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Friday, July 26


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#1 dirac

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Posted 26 July 2013 - 02:03 PM

Reviews of the English National Ballet.

 

The Telegraph

 

There is a loud buzz around ENB these days, an unmistakable sense of upsurge, and the presence at this first night of Monica Mason - former director of the Royal Ballet - seemed to signify as much. Tamara Rojo, ENB’s artistic director, was until recently one of Mason’s stars. Now she bestows her lustrous talent upon her own company, to which she has just lured Covent Garden’s erstwhile darling, Alina Cojocaru. Not only that, in Vadim Muntagirov she has a male dancer whom any company on earth would want. Nureyev himself - in whose honour this tremendous triple bill was conceived - would have acknowledged Muntagirov’s arabesque to be a thing of classical perfection.

 

 

The Guardian

 

Closing the programmes is Nureyev's production of Raymonda, act three. Muntagirov again dances beautifully, but here he has the rosy, nuanced and glittering Daria Klimentova to react against. Together, they not only honour the choreography's rich detail, but in their intimations of grandeur and sensuous delirium they evoke the love story that motored the original Petipa ballet.

 

 

The Arts Desk

 

Between these two demanding old treasures a contemporary work created for Nureyev by Maurice Béjart, the Frenchman whose better work so rarely reaches our shores. By repute the master of grandiosity, In Song of a Wayfarer he made a male duet so pared of excess that you see how prim and modest a step-maker he really is. Set to Mahler’s song cycle, Lieder eines fahrenden Gesellen, it’s a male duet that purports to show a man’s existential journey, accompanied by another man who one supposes to be his guru, teacher, mentor, angel.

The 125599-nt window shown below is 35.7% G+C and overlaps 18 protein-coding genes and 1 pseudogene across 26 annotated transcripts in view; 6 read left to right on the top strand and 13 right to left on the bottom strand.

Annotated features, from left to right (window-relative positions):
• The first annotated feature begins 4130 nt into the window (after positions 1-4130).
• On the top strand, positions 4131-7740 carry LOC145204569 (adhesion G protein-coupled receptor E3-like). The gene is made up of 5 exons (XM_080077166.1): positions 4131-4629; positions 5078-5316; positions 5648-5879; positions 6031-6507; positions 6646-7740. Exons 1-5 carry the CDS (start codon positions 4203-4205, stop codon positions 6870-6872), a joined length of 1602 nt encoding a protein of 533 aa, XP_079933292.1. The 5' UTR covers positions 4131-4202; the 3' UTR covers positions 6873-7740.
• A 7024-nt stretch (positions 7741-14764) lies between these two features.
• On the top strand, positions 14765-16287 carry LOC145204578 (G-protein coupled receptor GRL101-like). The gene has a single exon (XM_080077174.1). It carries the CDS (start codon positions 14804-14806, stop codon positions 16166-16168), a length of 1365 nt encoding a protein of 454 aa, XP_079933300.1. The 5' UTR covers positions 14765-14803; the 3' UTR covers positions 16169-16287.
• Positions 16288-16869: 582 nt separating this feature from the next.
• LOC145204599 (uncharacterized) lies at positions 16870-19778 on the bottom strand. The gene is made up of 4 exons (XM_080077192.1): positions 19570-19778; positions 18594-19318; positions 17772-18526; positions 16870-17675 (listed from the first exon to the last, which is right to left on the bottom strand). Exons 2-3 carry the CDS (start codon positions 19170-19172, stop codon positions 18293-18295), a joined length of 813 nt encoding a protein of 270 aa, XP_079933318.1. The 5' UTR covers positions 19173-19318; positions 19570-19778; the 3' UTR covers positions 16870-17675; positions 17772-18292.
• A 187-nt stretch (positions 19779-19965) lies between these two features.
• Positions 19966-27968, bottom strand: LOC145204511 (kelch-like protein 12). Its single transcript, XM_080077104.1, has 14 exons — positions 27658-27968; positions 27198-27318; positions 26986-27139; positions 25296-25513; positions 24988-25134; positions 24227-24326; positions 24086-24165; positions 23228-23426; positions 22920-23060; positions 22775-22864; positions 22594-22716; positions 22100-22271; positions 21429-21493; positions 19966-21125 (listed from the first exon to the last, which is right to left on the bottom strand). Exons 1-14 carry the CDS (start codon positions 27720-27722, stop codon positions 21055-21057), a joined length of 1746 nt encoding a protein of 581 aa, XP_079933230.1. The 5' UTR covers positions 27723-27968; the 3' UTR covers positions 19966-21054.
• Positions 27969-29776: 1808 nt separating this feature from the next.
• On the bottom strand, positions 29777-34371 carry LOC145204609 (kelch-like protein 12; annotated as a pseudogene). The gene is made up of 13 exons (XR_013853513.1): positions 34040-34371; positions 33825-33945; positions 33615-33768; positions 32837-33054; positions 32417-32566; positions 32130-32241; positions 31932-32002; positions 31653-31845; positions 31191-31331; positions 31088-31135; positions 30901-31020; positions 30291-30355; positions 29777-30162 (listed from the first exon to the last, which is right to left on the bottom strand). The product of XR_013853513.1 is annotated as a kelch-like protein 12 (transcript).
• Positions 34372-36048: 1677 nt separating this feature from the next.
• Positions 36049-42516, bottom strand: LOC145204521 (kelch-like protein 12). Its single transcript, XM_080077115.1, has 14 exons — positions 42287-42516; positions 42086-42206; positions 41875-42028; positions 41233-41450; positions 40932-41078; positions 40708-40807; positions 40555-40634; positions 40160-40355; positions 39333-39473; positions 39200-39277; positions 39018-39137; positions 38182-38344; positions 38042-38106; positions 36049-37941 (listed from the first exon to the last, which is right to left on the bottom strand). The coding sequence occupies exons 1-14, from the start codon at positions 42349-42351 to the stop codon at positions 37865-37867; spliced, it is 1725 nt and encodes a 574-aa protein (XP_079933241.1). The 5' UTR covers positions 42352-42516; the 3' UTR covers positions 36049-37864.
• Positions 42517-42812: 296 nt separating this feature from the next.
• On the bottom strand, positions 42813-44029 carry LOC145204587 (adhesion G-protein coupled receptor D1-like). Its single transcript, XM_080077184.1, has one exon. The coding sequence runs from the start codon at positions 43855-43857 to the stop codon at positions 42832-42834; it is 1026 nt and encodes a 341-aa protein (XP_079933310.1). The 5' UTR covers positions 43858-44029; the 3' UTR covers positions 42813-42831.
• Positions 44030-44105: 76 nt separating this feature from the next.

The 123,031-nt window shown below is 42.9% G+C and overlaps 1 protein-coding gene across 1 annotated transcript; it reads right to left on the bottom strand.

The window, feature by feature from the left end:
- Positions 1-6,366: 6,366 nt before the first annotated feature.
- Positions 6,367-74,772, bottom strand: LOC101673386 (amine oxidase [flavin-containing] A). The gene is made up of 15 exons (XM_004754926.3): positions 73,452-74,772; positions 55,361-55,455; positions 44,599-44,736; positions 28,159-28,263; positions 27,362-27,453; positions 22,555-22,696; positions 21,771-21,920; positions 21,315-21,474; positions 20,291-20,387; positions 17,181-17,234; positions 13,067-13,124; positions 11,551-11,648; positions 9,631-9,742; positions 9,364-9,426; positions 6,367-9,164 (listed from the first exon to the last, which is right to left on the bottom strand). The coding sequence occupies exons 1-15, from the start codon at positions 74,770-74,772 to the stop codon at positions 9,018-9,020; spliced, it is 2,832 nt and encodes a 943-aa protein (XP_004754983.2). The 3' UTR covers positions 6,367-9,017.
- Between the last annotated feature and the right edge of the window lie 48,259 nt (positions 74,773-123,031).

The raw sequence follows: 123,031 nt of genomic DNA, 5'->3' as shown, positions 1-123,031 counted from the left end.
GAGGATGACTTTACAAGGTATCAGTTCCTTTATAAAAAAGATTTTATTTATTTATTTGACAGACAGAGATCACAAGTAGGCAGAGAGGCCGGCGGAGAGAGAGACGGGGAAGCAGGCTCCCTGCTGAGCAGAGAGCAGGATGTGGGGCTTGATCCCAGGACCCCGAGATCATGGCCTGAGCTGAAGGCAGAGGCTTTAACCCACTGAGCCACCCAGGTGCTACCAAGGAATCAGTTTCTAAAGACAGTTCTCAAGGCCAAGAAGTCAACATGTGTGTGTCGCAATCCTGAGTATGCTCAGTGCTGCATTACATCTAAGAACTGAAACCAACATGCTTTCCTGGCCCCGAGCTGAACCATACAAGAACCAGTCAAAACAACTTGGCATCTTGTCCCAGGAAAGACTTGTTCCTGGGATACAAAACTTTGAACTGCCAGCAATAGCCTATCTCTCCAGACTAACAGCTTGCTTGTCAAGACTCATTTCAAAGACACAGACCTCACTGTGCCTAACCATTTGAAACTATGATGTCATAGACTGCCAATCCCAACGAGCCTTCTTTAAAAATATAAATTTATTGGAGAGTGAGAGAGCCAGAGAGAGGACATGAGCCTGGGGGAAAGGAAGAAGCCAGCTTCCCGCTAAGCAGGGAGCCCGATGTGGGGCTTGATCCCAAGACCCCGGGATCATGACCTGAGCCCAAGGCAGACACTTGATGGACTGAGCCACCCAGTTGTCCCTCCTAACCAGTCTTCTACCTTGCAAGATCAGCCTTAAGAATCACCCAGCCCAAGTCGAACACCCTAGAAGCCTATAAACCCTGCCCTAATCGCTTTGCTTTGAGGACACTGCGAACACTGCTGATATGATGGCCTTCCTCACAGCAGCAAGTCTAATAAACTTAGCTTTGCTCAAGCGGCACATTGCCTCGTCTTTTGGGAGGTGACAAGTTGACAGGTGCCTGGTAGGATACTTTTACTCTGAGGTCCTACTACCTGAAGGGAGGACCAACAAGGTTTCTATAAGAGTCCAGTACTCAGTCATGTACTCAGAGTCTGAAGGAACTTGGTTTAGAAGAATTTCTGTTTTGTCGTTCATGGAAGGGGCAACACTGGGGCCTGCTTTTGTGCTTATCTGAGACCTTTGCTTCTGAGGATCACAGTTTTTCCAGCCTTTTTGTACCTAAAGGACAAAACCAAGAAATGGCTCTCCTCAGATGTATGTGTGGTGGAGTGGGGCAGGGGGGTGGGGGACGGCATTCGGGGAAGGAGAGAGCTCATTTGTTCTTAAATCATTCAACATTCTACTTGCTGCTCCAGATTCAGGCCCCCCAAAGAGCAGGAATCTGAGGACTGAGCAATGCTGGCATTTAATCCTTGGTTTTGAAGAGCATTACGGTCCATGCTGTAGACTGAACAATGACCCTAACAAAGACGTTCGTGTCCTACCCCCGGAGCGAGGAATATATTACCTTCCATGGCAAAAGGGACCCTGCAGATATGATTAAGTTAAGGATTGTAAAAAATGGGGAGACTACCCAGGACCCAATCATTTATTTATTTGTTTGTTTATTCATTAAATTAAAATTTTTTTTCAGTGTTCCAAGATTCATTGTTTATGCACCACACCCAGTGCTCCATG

The Independent

 

A short, intelligent documentary opens the evening, introducing Nureyev and his connection to the various ballets. It’s followed by Petrushka, one of his favourite roles, in a weak revival. Created for the Ballets Russes in 1911, this puppet tragedy is a difficult masterpiece.......

 



#2 dirac

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Posted 26 July 2013 - 02:09 PM

A look back at notable performers at the Vail International Dance Festival  on the occasion of its 25th anniversary.

 

1989: Madame Golovkina starts it all

 

In 1989, the Bolshoi Ballet Academy of Moscow was touring the U.S. for the first time in 20 years. Artistic director Madame Sophia N. Golovkina agreed to let the company perform in Vail that summer. Despite a torrential downpour on its first night, the Academy sold out all three of its performances, setting the stage for what would eventually be known as the Vail International Dance Festival.

 



#3 dirac

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Posted 26 July 2013 - 02:10 PM

A public Dance-a-Thon  will be held on Saturday in Vail.

 

Among the artists taking to the streets to dance with participants will be New York City Ballet stars and 2013 VIDF artists in residence Tiler Peck and Robert Fairchild, as well as Memphis Jookin’ sensation ‘Lil Buck’, fresh off his year-long tour with Madonna and currently featured in Cirque du Soleil’s new “Michael Jackson One” show in Las Vegas.

 



#4 dirac

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Posted 26 July 2013 - 02:12 PM

Dancer and impresario Paul Szilard has died at age 100.

 

He was responsible for countless celebrated cultural events and galas throughout Asia, Australia and Europe as well as in the United States. He produced and presented the Bavarian National Ballet of the Munich State Opera at the New York State Theater. He presented American Ballet Theater at the Nouveau Festival International de Danse de Paris. He also presented Alvin Ailey American Dance Theater at the same festival in 2001.

His much-awaited autobiography, Under My Wings: My Life as an Impresario, was published in 2002.

 



#5 dirac

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Posted 26 July 2013 - 02:14 PM

The latest installment of Sara Mearns' video blog for The Huffington Post, "Barre None."